Monday, June 10, 2013

God as Conductor

Have you ever had an experience that suddenly shed light on something that you already thought you understood?  This light helps you understand in a much deeper way?  Much of my spiritual life has been like that.  Almost every time I go on a silent retreat, something is revealed to me that I thought I knew, only to discover I didn't know it all; or to be more accurate, my brain knew the concept but my heart had remained in the dark.  It often remains very private - between God and I - not because it is private in nature, but because it is very difficult to explain, especially if it is a well-known term or concept, like forgiveness, grace, God being our Father,and other like terms. 

So I thought I would share one of the concepts in my own "weak way" (as a Liberia pastor and friend used to put it).  I know others have described this particular concept similarly before so I'm not claiming anything profound; just a truth that suddenly impacted me, especially in light of my work - a concept that I probably should have gotten years ago.

There is a worship song that refers to us playing for an Audience of One.  It is a term that I have heard referenced in various contexts over the years.  It has been used to make sure that we are not seeking to please an audience of people, but to keep our eyes and attention focused on pleasing only God.  This phrase runs through my brain periodically as I work against seeking the praise and approval of man.

However, as I reflected on 2 Corinthians 5:9, "So we make it our goal to please him, whether we are at home in the body or away from it,"  it struck me that the term is incorrect, even though I appreciate the concept.  Audience is much to passive of a role for God.  It assigns Him the role described by many as the "watch-maker," a God who is sitting back and not involved.  Additionally, it gives me too much power, implying that I am alone on the stage, performing only for Him, without my performance having an impact on others.  He is not my primary audience and I am not a lone performer.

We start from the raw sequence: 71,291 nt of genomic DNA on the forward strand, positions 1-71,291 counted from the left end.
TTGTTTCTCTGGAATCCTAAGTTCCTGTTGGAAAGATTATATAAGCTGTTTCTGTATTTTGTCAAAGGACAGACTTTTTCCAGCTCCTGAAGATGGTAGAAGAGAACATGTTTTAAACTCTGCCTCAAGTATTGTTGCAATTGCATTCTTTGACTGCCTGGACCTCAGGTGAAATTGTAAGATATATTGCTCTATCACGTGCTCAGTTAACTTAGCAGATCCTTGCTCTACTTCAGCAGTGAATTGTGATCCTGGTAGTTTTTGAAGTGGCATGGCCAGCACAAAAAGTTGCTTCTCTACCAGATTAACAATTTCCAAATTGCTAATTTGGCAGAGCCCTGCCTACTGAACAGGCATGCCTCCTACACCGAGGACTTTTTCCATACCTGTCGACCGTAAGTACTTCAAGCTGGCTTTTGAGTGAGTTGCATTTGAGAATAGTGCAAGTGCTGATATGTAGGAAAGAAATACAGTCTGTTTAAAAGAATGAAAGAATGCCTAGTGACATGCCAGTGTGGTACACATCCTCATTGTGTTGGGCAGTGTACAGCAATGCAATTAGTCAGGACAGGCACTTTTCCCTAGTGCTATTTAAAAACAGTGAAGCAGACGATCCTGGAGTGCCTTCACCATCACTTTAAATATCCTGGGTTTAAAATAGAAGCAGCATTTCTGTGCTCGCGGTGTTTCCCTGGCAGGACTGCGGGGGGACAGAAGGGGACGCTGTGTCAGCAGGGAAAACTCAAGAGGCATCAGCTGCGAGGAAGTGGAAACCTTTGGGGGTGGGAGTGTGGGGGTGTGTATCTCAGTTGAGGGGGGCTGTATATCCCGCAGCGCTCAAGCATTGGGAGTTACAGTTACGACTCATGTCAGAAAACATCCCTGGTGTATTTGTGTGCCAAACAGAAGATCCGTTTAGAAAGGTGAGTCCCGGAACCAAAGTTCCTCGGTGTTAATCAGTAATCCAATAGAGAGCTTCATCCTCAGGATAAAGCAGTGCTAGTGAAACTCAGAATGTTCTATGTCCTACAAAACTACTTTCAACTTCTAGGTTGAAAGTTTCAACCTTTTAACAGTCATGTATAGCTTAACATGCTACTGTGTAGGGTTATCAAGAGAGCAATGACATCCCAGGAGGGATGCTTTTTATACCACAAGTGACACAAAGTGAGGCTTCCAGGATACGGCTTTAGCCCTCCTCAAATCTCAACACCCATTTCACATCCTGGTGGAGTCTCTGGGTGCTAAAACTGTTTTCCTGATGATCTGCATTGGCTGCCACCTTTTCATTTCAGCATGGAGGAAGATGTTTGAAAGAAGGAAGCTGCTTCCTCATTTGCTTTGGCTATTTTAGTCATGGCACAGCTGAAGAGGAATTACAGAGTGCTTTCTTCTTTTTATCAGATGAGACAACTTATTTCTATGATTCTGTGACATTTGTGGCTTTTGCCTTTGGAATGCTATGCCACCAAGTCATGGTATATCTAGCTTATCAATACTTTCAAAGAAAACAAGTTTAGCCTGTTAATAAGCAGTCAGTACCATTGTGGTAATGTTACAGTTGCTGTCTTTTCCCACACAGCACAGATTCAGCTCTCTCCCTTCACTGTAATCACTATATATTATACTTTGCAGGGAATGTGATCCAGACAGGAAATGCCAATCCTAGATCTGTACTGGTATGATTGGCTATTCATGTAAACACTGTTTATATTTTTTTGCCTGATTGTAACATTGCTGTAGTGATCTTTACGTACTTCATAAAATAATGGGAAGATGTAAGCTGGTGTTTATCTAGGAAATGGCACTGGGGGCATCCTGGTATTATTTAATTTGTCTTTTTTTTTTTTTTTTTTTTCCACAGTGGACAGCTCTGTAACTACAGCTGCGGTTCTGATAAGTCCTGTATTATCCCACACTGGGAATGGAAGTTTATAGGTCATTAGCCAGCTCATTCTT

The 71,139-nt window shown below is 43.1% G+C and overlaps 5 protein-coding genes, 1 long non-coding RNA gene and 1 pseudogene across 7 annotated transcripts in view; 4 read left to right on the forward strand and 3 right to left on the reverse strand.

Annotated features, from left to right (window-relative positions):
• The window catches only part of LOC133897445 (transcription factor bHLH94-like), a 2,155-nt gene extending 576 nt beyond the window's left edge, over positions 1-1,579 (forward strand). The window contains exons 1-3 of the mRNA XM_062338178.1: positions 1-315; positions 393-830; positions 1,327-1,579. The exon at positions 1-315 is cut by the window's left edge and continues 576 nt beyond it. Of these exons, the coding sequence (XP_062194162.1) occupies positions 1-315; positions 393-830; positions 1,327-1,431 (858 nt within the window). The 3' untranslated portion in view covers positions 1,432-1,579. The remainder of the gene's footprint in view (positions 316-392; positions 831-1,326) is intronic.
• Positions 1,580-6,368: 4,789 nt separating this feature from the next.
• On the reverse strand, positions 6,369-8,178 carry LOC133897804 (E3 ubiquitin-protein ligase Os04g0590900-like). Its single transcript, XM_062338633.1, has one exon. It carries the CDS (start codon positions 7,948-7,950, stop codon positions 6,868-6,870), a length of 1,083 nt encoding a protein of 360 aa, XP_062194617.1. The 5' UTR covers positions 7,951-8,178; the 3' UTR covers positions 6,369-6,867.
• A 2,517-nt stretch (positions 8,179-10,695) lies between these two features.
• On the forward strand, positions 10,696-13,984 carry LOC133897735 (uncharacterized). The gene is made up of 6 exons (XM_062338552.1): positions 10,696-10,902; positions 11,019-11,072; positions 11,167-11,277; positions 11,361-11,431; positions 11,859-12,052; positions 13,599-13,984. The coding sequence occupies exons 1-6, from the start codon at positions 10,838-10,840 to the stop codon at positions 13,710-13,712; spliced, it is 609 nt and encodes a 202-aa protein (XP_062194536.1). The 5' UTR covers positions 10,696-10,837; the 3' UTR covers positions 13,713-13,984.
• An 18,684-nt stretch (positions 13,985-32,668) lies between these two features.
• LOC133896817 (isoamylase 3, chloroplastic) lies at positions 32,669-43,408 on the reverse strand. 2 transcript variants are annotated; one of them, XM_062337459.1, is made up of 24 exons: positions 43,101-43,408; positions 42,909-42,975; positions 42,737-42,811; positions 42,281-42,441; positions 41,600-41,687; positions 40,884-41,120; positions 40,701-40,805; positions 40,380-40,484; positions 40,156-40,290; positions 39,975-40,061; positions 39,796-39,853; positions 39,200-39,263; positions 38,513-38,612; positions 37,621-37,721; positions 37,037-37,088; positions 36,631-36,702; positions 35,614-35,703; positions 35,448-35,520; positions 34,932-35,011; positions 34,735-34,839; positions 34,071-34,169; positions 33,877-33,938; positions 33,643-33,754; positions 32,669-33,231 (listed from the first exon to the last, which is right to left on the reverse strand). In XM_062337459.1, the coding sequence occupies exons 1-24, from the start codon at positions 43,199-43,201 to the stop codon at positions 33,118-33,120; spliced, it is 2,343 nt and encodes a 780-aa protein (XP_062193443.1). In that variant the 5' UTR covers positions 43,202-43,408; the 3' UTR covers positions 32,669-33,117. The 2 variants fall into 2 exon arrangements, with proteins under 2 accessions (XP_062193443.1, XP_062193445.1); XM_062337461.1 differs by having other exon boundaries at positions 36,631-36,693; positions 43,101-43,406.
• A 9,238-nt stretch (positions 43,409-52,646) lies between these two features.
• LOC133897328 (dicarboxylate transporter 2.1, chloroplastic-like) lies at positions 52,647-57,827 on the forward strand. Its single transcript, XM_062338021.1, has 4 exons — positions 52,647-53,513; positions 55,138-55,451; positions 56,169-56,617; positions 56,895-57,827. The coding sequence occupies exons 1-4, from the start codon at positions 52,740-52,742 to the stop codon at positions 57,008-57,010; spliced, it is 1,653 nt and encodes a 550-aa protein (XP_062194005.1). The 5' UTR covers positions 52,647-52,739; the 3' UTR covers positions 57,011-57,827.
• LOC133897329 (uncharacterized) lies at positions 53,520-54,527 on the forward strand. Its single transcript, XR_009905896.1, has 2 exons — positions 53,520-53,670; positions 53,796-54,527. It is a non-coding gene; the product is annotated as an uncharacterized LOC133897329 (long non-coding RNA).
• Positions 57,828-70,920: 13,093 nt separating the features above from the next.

Rather, He is my conductor and I am only one person of many, many people in the orchestra.  My role is still important because if I decided to become impatient and start playing before the conductor indicates, it will not go over well.  If I decide the conductor is playing the piece too slow or too fast, and want to set my own pace, the music becomes noise.  If I want to rest or play my own notes or in any way do my own thing, it screws up what could be a very beautiful piece of music.  In the end, it makes God look bad as well as the rest of the orchestra.

And the audience will be turned off and probably won't want to listen again.

It is so important that I keep my eyes focused on the Conductor.  If I take my eyes off, I will very quickly be able to miss my cue and screw things up.

The work that I am doing in Kenya is unique.  For many people, Business as Mission is not a familiar concept.  Marketplace Ministries in churches is not something that can be easily found, as far as I am aware.  I have not yet found others who have developed a strategy for reclaiming the redeemed Marketplace at a city-wide or even national basis.  There can be a sense of being alone on a stage, striving to play for an Audience of One.  But it is important that I remember that I am not alone on a stage, performing; rather I am part of a greater orchestra that is operating worldwide to bring the Kingdom of God to earth.  I need to pay very close attention to the Conductor - He knows the music that may be new to me.  I need to sense His rhythm, His movement, His cues to other members or sections of the orchestra; I need to rest when the Conductor calls for it, to wait for His section to join in. 

What a great comfort to be part of a larger orchestra and to be able to have full trust in the Conductor.  My role is to keep my eyes focused on Him.

Hebrews 12:2 says,  "Let us fix our eyes on Jesus, the author and perfecter of our faith..."


I am happy to be back in Grand Rapids, amongst family, friends, and brothers and sisters in Christ.  I thank God for traveling mercies, as well as the chance to connect with many other players in this grand orchestra in North America!